English Heritage look after 255 free heritage sites, which make up over half of the organisation’s portfolio. These sites range from the remains of a second-century AD Roman fort, Bronze Age tombs on Cornish cliff tops, Neolithic long barrows dating back to c.3800 BC, and the ruins of numerous abbeys, villages, castles and priories. They represent a broad sweep of human history, from Prehistory to the Industrial Revolution and beyond. With no manned gates or paid entry points at which to gather even straightforward data such as numbers of visitors, the free sites represent something of a challenge in understanding visitor engagement. How many people are visiting primarily to engage with the historic value of the sites? How many are engaging with the natural beauty of the environment? What emotional responses are triggered by these spaces? How do people discover and connect with the sites? This gap in understanding also represents a lost connection between the visitors and the organisation. How can English Heritage ask people what they enjoy about the sites, whether they want more information, refer them to other sites of interest, or raise awareness of their work, when they have no means of interacting with the visitors to the free sites?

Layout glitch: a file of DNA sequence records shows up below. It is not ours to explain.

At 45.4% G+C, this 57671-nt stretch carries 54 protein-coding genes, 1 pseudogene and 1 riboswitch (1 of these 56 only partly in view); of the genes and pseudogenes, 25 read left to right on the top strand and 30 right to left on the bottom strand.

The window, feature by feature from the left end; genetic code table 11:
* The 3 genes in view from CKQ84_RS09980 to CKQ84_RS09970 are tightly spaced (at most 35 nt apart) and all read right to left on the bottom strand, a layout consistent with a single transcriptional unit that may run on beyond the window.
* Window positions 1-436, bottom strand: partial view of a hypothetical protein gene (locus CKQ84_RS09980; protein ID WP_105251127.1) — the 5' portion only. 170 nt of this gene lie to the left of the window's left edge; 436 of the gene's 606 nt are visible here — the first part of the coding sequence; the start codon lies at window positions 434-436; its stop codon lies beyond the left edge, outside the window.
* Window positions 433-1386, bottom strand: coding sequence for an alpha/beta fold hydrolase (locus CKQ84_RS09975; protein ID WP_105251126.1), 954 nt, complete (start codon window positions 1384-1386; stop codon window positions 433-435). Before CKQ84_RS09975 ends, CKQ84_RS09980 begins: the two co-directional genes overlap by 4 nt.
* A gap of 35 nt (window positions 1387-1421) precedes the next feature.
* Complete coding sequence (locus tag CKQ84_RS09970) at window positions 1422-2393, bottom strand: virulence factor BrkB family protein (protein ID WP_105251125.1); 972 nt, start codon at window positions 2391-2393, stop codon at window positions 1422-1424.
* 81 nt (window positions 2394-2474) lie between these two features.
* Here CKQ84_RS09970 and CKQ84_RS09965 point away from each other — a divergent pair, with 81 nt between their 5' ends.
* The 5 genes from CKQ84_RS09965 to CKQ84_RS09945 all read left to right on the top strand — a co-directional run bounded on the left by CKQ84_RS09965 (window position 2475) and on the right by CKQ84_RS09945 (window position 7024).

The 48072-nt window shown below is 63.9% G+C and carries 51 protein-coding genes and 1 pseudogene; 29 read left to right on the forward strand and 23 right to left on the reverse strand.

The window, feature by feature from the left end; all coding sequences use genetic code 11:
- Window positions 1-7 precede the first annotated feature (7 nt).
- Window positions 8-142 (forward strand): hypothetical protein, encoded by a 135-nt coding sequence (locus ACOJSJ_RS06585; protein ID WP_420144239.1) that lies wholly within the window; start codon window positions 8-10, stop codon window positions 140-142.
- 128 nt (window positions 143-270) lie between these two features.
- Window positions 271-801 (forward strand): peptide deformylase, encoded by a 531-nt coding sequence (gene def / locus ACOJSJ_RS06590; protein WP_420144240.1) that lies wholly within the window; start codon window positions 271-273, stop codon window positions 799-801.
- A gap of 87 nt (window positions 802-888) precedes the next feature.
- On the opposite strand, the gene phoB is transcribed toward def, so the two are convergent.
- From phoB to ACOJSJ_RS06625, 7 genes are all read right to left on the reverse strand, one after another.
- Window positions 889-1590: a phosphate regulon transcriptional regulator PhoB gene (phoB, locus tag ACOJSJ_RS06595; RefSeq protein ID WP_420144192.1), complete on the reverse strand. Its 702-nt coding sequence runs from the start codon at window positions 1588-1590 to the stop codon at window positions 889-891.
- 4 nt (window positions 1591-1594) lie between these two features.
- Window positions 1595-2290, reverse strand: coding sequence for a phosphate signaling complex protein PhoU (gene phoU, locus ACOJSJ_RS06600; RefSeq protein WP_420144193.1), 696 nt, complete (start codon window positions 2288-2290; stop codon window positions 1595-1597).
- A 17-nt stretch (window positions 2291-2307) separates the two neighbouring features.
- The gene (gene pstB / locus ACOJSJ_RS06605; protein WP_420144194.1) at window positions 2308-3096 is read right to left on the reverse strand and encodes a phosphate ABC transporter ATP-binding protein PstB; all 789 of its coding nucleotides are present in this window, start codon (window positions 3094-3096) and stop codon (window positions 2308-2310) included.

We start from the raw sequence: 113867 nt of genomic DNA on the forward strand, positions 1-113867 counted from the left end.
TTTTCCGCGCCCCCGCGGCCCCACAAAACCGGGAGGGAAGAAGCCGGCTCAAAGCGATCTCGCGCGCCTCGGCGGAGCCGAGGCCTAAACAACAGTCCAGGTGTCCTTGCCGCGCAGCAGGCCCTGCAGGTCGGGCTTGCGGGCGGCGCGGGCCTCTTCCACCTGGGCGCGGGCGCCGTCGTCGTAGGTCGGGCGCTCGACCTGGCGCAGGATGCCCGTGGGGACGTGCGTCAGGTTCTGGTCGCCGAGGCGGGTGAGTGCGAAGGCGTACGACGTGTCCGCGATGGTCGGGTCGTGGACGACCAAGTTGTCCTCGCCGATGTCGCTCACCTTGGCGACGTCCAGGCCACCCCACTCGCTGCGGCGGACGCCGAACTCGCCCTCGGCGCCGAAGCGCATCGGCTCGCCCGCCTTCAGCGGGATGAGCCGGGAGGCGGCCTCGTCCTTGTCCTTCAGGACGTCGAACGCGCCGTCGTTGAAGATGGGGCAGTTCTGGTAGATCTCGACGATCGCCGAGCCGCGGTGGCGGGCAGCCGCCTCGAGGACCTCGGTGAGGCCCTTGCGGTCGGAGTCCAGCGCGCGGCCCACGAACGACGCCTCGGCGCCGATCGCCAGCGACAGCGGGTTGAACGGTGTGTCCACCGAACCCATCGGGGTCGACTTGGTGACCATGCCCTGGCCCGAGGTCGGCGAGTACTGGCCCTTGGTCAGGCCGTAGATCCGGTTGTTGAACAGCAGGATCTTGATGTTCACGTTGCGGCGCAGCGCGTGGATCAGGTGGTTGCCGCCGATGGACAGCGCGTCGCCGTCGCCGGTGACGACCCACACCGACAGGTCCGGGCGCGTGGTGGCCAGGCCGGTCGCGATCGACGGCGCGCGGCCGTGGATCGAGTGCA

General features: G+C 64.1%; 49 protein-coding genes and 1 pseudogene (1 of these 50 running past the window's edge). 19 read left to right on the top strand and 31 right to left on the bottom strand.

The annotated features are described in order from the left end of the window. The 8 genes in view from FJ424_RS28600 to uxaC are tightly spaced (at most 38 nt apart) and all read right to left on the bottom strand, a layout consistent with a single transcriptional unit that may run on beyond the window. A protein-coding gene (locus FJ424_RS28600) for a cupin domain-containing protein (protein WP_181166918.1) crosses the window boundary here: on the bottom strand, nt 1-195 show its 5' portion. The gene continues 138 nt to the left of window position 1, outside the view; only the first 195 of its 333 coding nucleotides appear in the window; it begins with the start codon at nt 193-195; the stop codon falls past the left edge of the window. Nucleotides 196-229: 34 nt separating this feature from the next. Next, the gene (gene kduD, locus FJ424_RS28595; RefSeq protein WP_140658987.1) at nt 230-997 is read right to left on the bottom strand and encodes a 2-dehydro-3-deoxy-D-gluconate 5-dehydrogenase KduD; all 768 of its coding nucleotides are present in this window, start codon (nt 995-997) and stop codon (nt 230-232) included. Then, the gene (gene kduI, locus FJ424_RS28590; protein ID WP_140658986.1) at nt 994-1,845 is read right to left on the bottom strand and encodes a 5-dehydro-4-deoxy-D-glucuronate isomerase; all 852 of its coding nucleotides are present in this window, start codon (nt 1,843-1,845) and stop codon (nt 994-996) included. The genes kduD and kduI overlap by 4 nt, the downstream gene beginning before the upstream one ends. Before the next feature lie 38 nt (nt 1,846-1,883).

This knowledge exchange project will pilot the use of social data, primarily from Twitter and Instagram, to try to understand the extent to which visitors’ use of social media can contribute to our understanding of how visitors connect to free sites.